The 3 Things That Actually Lead To Building Muscle

Muscle building can be difficult. Multiple factors are involved in building muscle. Some people can develop muscle much easier than others. One reason for this is genetics. Genetics may make it harder for particular classes of people to easily gain muscle mass no matter how hard they try.

There are certain fundamentals that everyone needs to understand when it comes to building muscle. The following information highlights several important factors in building muscle mass.

Tissue Damage

Muscle damage is inextricably linked to muscle growth. In fact, it is the first step towards muscle growth. Overloading a muscle with more resistance than it is used to will bring about microscopic tears in the fibers of the muscles. When controlled, this damage can function as a stimulus for growth. As a form of response to injury, immune cells will rush into that area of your body to break down the injured tissue. And also patch things up, thereby occasioning an inflammatory response.

Immune cells also move to the scene of the damaged tissue and produce molecules known as cytokines. The function of these cytokines is to activate the help in growing muscles. Apart from that, the molecules also have the ability to turn on satellite cells that join the existing fibers of muscle to increase their size. Therefore, muscle damage is very important for muscle growth.

Muscle Tension

Another critical factor in building muscle is muscle tension, also called “Time Under Tension.” The amount of tension that your muscles are exposed to determines how well your muscle grows. Time spent under tension, in this sense, refers to the total amount of time that your muscle acts against a force.

For instance, if you decide to do an overhead press with the concentric phase being 2 seconds. And the eccentric phase being 2 seconds for 8 reps. Then the total amount of tension time for your muscle would be 32 seconds. Anytime you want to hypertrophy your muscle, time under tension is usually more important than when your major focus is to build strength.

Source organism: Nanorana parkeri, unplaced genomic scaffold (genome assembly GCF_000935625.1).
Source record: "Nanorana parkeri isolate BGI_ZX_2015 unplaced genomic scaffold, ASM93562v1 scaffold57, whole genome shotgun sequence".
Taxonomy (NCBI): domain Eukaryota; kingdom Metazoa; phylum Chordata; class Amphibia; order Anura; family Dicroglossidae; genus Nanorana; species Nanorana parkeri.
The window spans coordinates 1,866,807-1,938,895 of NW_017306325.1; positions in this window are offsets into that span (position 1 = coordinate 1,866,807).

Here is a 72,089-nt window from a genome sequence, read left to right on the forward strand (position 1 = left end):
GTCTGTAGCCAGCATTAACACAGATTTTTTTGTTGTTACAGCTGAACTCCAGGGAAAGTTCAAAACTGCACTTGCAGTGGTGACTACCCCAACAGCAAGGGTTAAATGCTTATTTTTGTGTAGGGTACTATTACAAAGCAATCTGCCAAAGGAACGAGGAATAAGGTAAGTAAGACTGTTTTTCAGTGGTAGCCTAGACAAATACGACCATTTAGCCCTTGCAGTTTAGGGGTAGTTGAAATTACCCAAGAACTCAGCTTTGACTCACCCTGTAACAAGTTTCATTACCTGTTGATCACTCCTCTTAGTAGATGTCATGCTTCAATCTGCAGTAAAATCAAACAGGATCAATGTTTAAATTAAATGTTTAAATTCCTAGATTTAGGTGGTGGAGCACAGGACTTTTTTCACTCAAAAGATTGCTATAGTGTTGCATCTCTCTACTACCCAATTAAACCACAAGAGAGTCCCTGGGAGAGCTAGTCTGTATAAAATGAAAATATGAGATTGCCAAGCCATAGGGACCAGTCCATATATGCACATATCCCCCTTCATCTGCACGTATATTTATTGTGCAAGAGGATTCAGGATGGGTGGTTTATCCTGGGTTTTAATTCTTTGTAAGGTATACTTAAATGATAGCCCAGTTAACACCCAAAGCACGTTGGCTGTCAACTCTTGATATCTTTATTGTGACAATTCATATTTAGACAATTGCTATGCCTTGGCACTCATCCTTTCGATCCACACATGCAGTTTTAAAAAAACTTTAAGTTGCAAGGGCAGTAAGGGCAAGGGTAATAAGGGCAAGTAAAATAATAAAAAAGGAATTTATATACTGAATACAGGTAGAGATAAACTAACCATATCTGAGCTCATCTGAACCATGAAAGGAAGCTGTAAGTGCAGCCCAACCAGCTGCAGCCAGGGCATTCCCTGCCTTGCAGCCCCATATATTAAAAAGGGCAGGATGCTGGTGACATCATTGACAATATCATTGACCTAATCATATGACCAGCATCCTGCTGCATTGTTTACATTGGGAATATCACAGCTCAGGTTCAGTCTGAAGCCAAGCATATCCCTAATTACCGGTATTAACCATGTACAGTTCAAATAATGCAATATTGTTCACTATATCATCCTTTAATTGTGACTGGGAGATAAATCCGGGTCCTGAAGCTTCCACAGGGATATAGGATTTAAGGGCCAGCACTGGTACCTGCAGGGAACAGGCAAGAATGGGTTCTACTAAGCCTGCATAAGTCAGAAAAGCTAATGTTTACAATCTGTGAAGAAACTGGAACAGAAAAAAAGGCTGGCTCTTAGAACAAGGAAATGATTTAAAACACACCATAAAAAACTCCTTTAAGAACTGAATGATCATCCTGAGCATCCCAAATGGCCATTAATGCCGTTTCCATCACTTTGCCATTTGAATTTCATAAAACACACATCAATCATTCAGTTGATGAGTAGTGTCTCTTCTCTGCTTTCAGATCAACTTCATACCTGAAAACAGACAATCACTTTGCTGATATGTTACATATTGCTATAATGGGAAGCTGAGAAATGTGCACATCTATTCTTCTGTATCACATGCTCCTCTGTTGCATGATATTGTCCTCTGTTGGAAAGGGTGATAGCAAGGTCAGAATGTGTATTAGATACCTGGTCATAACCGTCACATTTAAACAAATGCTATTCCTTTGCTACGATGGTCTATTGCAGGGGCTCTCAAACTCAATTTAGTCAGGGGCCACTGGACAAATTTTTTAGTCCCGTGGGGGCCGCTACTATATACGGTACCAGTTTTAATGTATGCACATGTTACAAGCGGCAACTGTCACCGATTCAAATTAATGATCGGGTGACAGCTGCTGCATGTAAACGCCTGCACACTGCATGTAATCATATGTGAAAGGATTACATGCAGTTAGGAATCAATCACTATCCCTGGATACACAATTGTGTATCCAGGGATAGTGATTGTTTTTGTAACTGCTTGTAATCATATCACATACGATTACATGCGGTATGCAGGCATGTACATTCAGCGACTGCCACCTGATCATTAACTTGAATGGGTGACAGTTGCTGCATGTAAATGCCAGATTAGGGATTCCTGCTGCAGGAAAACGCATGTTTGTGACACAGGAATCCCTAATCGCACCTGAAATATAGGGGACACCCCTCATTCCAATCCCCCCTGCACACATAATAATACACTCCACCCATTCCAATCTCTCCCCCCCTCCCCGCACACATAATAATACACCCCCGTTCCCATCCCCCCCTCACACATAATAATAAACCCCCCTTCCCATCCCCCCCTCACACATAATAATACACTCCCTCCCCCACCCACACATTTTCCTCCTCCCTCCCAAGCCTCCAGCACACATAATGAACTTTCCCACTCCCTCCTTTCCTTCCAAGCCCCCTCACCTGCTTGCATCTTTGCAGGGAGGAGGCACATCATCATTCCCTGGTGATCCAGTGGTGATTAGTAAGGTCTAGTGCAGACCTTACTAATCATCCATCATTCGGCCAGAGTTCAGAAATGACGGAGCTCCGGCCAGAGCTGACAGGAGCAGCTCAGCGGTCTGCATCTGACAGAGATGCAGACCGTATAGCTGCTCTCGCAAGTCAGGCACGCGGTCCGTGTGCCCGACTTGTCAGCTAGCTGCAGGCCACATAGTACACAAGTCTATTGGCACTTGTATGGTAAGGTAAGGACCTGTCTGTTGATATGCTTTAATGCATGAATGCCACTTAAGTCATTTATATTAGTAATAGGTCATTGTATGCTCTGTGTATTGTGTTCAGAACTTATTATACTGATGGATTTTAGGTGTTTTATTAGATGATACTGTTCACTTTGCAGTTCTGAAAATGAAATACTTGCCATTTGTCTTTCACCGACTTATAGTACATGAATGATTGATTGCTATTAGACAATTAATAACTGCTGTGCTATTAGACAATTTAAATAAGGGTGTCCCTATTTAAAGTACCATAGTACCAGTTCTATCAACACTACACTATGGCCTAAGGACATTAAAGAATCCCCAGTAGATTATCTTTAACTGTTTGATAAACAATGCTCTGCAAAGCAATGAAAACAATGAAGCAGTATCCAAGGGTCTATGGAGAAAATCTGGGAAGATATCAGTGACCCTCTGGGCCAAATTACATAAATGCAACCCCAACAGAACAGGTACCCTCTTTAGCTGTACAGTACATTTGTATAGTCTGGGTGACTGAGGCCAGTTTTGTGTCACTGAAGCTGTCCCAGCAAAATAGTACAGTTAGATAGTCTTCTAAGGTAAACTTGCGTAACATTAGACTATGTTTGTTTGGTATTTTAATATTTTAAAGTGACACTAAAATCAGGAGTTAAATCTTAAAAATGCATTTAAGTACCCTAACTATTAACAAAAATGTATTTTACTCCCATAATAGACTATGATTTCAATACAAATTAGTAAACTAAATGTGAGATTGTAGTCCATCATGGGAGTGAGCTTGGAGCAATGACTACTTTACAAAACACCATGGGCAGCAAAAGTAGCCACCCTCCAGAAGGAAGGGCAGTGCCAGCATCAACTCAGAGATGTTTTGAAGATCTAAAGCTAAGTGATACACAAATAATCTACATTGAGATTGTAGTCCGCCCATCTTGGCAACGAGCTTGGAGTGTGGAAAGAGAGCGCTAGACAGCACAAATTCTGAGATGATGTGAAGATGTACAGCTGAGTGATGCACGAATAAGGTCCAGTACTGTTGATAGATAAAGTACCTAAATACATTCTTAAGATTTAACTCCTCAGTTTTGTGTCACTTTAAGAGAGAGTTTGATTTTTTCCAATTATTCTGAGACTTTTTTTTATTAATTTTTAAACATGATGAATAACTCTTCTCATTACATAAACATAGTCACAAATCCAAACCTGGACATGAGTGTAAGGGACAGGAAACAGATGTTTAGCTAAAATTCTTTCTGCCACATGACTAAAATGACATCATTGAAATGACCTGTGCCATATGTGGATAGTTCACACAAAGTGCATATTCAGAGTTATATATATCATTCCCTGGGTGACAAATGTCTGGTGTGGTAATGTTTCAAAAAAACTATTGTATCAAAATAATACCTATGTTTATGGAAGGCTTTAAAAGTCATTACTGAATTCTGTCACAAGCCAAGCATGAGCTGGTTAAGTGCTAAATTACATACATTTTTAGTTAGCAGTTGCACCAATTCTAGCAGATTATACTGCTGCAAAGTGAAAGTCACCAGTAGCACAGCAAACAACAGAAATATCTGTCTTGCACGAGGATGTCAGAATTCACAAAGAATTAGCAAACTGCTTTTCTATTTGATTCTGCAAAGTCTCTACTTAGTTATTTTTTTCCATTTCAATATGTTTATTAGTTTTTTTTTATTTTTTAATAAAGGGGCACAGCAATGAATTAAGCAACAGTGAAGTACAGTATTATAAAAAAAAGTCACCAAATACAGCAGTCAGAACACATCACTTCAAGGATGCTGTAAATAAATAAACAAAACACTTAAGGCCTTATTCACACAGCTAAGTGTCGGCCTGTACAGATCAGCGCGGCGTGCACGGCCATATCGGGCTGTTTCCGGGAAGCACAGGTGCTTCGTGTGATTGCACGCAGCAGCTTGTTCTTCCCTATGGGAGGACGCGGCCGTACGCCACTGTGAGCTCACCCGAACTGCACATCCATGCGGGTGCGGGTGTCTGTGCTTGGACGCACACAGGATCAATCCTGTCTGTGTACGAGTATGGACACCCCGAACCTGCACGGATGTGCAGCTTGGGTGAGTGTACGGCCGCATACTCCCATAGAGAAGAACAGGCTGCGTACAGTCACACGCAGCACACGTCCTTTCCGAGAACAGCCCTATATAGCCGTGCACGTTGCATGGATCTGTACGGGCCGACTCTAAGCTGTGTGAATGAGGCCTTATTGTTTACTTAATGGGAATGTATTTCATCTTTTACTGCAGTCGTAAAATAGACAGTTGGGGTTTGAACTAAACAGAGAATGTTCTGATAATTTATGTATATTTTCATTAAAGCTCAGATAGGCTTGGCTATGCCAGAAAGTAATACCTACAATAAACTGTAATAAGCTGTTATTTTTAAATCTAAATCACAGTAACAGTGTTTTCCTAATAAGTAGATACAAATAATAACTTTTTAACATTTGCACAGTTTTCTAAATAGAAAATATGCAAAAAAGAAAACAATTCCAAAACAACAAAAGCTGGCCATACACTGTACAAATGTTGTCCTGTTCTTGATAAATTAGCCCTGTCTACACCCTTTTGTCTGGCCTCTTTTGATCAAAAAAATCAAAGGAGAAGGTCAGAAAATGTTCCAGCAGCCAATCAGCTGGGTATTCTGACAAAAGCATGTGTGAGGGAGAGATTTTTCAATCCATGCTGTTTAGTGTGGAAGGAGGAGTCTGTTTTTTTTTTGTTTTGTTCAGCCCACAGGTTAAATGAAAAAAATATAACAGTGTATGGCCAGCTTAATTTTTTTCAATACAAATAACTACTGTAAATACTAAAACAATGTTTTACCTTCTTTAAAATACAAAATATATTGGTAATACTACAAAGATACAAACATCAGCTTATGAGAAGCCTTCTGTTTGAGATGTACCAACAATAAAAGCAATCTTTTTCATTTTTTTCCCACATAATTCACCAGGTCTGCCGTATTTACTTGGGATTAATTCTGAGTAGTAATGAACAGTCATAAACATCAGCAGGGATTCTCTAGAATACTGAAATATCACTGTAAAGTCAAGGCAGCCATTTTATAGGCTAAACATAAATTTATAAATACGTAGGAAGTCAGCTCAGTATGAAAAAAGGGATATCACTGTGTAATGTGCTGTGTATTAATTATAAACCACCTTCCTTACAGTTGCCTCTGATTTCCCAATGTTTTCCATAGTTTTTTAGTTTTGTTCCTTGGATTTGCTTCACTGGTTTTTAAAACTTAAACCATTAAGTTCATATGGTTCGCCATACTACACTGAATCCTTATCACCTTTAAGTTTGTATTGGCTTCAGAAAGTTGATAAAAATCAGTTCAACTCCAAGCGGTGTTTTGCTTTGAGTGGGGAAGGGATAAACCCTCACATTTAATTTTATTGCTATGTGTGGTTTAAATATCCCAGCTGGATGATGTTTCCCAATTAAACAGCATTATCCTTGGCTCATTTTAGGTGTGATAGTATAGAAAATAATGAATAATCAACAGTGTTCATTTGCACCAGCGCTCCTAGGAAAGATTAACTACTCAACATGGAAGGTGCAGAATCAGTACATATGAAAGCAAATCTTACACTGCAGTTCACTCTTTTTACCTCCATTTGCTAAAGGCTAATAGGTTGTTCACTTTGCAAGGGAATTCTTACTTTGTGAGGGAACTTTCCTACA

When it comes to strength gains, heavy resistance is ideal. As a result of using heavier weight, your muscles won’t stay under tension for as much time, since the rapid fatigue will set in. Thus, the implication of this is that a weight which you can only lift for a limited number of times won’t bring as much sufficient metabolic stress or tension time (which maximizes growth).

Nutrition and Supplementation 

When we cause the muscle fibers to tear, they must be rebuilt. Proper nutrition and supplementation are vital to this process. If your goal is to gain muscle mass, then you must understand that in order to do so you will need to put your body into a calorie surplus. This means intaking more calories than your daily metabolic rate can expend. This does not mean that you can eat whatever junk food you want. It is still important to maintain a healthy balance that is not too restrictive. Supplementation is also key. If your goal is to gain mass, then your protein intake needs to be at least 1 gram of protein per pound of body weight. In order to do so, a quality protein supplement of your choice will be vital. 

In conclusion, it should now be quite evident that muscle damage, time under tension, and nutrition are the three most important contributors to muscle growth. The three complement each other as they all bring about different results but work together to build muscle.

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